Cartier: Style and History is on at the Grand Palais until the 16th of February, 2014. The exhibit shows the amazing detail, artistry and craftsmanship involved in couture jewellery that photos simply cannot do justice. If you have the chance to visit Paris, this exhibit is a total must-see.
Other than the window displays at the big department stores, how else does Paris jazz itself up? Well, the CIty of Lights is big on lights, naturally.
We went to the Christmas market on the Champs Elysses. It was fun and very crowded. Not particularly oozing in charm but it had the essentials — random Christmas treats and mulled wine. We munched out way through crepes, waffles, sugar-coated pretzels and some marshmallowy/chocolatey French delicacy.
We enjoyed riding on the giant ferris wheel which gave unsurpassed views over Paris. More by luck than planning, we were on the ferris wheel just at the right time before the sunset. The golden hour was beautiful and by the time we were done, the lights had come on the Eiffel Tower.
There are ice rinks dotted around the city, including the Champs Elysses Christmas market and in front of the Hotel de Ville. The carousels are free over Christmas too.
We stumbled across some revelers for Santacon, too. They seemed remarkably civilised for a Santacon on a Saturday night in Paris. In case you don’t know, Santacon is an annual meet-up for people dressed up as Santas to party and to spread Christmas cheer. Occasionally, Santacon descends into a raucous, drunken mess by night’s end. This year, Santacon covered 320 cities in 44 countries across the world.
The Parisians Santas were infinitely better behaved than the Santacon crowd in New York City (see the video here) or even those Santas here in London.
For a more traditional Christmas activity, we visited Notre Dame for their famous Nativity which was beautiful and quite modern. Visitors were asked to fill out a prayer for peace which I thought was a nice touch. Apparently over 2 million people visit this Nativity scene every Christmas.
We were at the Cathedral at the same time as a Scouts Mass. The voices of the choir echoed throughout the church as they had done for hundreds of years past. As impressed as I was, I can see how it would have been incredible and uplifting for people in the Middle Ages to have been enveloped by such beauty.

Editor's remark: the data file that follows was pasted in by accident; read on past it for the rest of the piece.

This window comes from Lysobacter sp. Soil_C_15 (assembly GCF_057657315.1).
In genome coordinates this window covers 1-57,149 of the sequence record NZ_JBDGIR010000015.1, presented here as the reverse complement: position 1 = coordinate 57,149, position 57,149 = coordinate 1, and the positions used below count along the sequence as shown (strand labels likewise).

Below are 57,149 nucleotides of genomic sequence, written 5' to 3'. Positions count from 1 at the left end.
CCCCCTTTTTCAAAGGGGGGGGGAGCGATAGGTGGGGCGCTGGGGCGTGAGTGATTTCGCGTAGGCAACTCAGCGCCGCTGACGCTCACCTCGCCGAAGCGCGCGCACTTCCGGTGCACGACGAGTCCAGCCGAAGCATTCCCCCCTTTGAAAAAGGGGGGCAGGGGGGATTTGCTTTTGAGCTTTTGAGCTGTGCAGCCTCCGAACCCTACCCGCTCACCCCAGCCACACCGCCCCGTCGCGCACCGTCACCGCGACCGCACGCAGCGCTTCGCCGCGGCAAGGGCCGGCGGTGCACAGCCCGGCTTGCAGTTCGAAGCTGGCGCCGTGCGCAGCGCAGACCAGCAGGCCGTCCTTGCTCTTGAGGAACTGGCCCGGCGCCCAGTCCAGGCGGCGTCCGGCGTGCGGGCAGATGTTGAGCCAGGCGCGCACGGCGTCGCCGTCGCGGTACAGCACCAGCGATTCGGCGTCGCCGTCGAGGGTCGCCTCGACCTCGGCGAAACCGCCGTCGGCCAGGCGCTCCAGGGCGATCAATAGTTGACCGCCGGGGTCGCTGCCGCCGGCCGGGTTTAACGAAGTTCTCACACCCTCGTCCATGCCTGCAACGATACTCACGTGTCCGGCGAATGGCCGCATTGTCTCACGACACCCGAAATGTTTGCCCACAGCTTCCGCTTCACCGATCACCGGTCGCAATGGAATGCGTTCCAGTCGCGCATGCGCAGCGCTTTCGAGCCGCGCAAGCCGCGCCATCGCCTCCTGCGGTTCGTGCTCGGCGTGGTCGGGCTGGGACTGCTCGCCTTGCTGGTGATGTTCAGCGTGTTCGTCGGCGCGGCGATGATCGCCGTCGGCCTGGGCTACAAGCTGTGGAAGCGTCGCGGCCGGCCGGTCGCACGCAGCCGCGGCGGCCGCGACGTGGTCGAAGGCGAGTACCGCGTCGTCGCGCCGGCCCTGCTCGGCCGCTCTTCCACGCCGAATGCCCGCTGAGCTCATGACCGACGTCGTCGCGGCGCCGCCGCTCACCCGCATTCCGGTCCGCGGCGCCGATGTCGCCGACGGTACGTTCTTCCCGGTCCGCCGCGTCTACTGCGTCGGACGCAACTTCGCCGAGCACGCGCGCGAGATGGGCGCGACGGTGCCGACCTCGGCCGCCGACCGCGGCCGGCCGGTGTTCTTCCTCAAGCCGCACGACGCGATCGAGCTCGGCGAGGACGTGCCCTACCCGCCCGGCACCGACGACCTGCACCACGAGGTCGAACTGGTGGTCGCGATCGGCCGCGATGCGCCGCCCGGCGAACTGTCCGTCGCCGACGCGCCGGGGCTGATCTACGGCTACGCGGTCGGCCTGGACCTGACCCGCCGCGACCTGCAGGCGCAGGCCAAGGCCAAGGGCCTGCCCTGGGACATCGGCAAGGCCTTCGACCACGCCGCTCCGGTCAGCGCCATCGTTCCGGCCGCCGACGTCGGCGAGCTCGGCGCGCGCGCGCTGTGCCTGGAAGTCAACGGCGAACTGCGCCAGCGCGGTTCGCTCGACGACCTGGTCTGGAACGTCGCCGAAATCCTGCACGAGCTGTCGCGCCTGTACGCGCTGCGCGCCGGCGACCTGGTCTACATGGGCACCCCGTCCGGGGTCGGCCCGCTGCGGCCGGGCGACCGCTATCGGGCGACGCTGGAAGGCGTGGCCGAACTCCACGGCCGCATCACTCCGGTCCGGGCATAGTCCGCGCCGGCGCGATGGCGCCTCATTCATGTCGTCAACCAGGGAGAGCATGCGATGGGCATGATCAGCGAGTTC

We enjoyed our trip to Paris in the festive season very much. In fact, however, I’ve not told you about the best part of our trip – the Cartier: Style and History exhibit at the Grand Palais which was just stunning. Even my son thought it was cool. More on that exhibit coming soon!!
New York City has a whole host of stores that go to town with their Christmas displays – Macy’s, Saks Fifth Avenue, Barneys, Bergdorf Goodman, Lord & Taylor and Bloomingdales. In London, we have Harrod’s, Harvey Nicks and Selfridges that get all creative with their store windows. What about the department stores in Paris? Parisian department stores have massive store fronts – Printemps is spread across two buildings and Galeries Lafayettes is across three. That’s a whole lot of windows to decorate!!
The store windows at the Galeries Lafayettes are a real treat with animatronic and computer-controlled puppets. They tell the really sweet story of a little red-haired girl whose toys come to life and enjoy playing in the snow and partying with her.
Galeries Lafayettes also has a series of windows promoting the new live action French Beauty and the Beast movie which will be released in France in February 2014. The sets look sumptious and stunning and I’ll watch anything with Vincent Cassel!
The tree inside is a 65 foot giant tree extending four floors under the stained glass mosaic dome. The tree is strung with 2 miles of lights and topped with a giant owl. The tree skirt is a little village scene with animals who circle around the tree. Every hour there is a light show which was a little lame, frankly.
This year, Printemps have their store windows dressed by Prada. I am loving the cool dude Prada bear and the little girl bears in their colourful party dresses.
Each year, Printemps also do a floor show to entertain shoppers during the busy weekends. This year, the floor show was a wizard with magic tricks which was not as good as last year’s show. The 2012 show was a mannequin who came to life and then was swept off her feet by a dashing male dancer. The romantic couple were serenaded by an opera singer. My children (especially my daughter) were entranced.
Last year, it was Christian Dior who festooned the store windows with dolls dressed in vintage dresses ice skating in the park. Absolutely charming.
The Printemps giant Christmas tree on the inside was fairly traditional with lots of sparkle and a giant advertising banner courtesy of Prada.
A Christmas display by two big name Parisian department stores – Which do you prefer? I honestly loved both.